Challenge 1: Partnership
“Relationships do not just happen – they are built over time, through trust and confidence in the individual and the organization supporting the work on the ground”.
Establishing strong partnerships built on mutual trust and understanding, in which partners offer complementary capacities, enables RfCD projects to create more ownership and control over the project. Most organizations do not have the ‘complete package’: where capacity, local and technical knowledge or organizational skills are not all present. Involving specialized third parties appears to contribute positively to the implementation of RfCD projects. By involving third parties in a partnership – whether local or transnational – this can lead to the accumulation of economic, social and political capital for the organizations involved and the beneficiaries.
Why establish partnership?
Projects are implemented and managed from different places in the world. We need to be connected to keep track of what is going on.
We all are specialized in different areas. To achieve our results, we need to bring together and combine specialists' knowledge.
We cannot stay on top of all the information available about what is happening. We have to team up with others to make sure we are as much informed about what is happening on the ground, in our own organization and around us.
We need to include those people that we are trying to reach. Decisions about projects can no longer be taken only by the management or the funders alone. People will insist on having a say in decisions that affect them.
Defining the need for a partnership
The goal of a partnership is to achieve more than individual organizations could have achieved on their own. To figure out whether a partnership is useful for your specific project, ask yourself the following questions:
What benefits will be gained from setting up this partnership arrangement?
What is the "added value" for potential partners? What exactly is the partnership trying to achieve? How will involving others help the partnership to achieve its goals?
Write down the benefits and goals and test these with your potential partners. Are they the same as your potential partners had envisioned?
Is someone else already doing something similar?
Do other organizations have similar or the same goals? If so, have you considered approaching them to become part of their partnership arrangement to ensure work is not being duplicated?
- Consult with all relevant stakeholders to establish a clear need for the partnership (think of public authorities, local community associations, local SMEs, etc)
- Check for any other partnerships doing similar work
- Ensure commitment is there to form the partnership
Starting the process
if you have identified a need to start a partnership, the next step is to organize the partnership. It is important to agree on a set of ground rules at an early stage. You can make use of the following questions to determine what your shared rules are:
Who should be involved in the partnership?
identify potential members
Who will take the lead and who gets what responsibility?
idenitfy responsibilities, arrangements and objectives of leadership
Do all partners understand and agree on the goals of the project?
What is the partnership's strategy to achieve its goals?
What is the partnership going to achieve? Who is going to do it? When do the goals have to be reached?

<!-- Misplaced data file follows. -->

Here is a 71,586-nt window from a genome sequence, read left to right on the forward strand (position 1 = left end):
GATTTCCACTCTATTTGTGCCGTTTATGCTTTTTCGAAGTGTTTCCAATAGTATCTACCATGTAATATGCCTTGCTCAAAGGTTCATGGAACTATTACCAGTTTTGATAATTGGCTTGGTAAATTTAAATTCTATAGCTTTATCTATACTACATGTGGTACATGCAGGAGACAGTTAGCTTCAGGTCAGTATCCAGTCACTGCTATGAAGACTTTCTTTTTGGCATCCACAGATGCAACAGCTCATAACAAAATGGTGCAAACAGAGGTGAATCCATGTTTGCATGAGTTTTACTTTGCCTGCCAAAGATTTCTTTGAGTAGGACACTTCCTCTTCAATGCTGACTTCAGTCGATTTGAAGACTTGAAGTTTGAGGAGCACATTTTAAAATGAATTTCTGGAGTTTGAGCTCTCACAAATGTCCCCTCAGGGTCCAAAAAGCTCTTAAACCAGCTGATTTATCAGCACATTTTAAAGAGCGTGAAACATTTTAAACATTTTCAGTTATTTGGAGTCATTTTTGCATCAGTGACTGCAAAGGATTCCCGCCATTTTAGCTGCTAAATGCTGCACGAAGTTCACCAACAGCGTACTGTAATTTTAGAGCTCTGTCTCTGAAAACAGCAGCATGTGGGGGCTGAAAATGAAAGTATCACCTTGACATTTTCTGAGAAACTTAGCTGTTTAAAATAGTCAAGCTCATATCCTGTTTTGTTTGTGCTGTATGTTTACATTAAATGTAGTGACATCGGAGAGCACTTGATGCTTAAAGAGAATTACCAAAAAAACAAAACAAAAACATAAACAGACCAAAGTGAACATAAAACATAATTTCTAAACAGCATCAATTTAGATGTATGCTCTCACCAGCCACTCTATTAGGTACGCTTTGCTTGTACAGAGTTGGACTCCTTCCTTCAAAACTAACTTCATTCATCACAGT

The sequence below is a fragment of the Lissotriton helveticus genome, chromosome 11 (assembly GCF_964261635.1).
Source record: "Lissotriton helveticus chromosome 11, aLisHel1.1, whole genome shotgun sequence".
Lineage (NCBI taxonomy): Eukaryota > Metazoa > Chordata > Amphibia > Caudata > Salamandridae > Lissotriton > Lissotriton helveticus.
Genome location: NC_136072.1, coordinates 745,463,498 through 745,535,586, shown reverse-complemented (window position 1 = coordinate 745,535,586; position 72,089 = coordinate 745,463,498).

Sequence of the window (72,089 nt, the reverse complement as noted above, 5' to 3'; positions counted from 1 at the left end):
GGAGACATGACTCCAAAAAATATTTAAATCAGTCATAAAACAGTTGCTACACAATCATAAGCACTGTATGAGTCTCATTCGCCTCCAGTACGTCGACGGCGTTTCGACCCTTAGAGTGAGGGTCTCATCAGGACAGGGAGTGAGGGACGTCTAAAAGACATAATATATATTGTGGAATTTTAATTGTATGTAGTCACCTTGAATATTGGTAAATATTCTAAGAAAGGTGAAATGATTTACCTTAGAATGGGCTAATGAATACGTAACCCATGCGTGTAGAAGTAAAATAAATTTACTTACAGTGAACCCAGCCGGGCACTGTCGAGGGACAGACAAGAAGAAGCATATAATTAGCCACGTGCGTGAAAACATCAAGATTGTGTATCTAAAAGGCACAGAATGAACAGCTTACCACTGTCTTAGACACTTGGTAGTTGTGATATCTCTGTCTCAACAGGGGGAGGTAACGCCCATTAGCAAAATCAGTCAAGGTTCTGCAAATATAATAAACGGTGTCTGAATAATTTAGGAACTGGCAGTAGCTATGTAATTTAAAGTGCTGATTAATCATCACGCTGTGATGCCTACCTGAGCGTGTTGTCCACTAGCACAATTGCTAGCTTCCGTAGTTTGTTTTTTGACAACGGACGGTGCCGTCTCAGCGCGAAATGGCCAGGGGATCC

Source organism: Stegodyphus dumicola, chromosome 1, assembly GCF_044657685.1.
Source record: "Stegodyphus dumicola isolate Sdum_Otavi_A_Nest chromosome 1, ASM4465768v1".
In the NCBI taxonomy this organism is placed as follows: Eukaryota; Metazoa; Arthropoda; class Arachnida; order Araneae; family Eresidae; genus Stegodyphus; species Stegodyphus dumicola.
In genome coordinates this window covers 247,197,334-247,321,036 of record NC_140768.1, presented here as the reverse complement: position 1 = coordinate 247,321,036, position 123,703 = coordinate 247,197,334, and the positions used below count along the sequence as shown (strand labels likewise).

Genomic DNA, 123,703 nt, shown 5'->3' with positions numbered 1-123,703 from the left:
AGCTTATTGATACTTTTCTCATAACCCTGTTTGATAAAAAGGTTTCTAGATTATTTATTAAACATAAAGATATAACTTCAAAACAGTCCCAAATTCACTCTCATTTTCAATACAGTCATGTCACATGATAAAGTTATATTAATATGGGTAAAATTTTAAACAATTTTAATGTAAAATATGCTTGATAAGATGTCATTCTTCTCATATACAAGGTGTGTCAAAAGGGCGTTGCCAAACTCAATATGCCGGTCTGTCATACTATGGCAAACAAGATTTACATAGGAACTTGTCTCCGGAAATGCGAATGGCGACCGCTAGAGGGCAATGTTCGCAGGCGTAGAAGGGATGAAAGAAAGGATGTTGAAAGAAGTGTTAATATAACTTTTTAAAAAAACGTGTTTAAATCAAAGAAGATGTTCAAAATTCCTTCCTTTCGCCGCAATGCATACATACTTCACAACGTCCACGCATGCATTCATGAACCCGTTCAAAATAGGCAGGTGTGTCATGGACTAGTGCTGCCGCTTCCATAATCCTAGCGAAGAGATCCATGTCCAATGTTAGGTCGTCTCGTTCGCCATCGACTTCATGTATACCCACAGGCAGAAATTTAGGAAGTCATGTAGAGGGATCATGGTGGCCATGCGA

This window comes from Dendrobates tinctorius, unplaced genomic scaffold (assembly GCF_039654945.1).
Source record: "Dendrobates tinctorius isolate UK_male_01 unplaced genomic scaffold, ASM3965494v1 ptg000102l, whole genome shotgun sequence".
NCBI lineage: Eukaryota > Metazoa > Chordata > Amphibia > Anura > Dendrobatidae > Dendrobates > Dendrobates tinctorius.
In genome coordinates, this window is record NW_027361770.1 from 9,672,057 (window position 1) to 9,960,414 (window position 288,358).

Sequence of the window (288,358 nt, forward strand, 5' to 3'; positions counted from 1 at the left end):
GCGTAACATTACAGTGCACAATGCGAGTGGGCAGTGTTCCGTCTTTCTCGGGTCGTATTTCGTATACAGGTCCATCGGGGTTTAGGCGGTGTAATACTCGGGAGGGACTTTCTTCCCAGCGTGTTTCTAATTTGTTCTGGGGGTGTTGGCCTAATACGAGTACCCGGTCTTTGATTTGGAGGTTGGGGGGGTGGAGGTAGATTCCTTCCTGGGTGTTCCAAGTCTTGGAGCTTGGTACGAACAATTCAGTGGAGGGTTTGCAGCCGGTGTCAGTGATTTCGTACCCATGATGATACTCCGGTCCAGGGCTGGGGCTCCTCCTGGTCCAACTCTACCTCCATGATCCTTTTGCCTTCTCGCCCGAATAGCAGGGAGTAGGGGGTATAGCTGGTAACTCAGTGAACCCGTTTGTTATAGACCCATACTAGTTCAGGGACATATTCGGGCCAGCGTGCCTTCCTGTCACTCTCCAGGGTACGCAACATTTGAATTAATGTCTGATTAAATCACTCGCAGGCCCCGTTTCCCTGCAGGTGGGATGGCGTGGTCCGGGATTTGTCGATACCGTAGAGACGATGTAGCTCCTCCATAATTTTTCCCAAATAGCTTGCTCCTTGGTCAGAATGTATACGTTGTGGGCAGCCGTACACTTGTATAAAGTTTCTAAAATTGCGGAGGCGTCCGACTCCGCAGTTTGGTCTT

- Make sure to include all partners from an early stage and collaborate closely with each other in determining your goals and strategy.
- Make sure each partner knows its responsibilities and understands how these responsibilities are linked to achieving the goals.
Maintaining the partnership
Now the strategy and goals are agreed upon and understood by all partners, it is important to maintain the partnership throughout the project. Here are some questions to keep in mind:
Is there a strategy that stiipulates how to report on the progress of each partners' tasks?
Have you decided how decisions will be made and who will be accountable for the decisions made?
It is important to explain to all partners how decisions will be made, ensuring that all partners have their say in the decision-making process.
How will you communicate with your partners?
It is important to have an effective communication system in place that will ensure that everybody is regularly informed of the progress of the project. This will help to distill trust with the partners and strengthen each partners' commitment.
Monitoring & Evaluation
It is important to learn how your partnership is working. Are all partners happy with the functioning of the partnership? Do they understand their responsibilities and can they cooperate with others to achieve their goals? Make sure to consult with your partners regularly to involve each partner and built mutual trust and respect among each member.
Barriers to successful partnerships
- One partner dominates, or partners compete for the lead
- Lack of understanding of roles and responsibilities
- Differences in manners of working
- Lack of commitment or unwilling participants
- Unequal and/or unacceptable balance of power or control
- Key interests and/or people missing from the partnership
- Hidden agendas
- Failure to communicate
Inclusion of local community as partners
As the project was already based on the needs of the community, the organization needed to find a way to ensure that the project would not only meet their needs through activities by third parties, but also wanted to include the local community in the execution during the different project phases. Making the community a part of the project, and not only end beneficiaries, strengthened the local commitment to and sense of ownership over the project. Eventually the project created a value-chain within the community in which it connects farmers, migrant investors, dairy cooperatives and franchised dairies.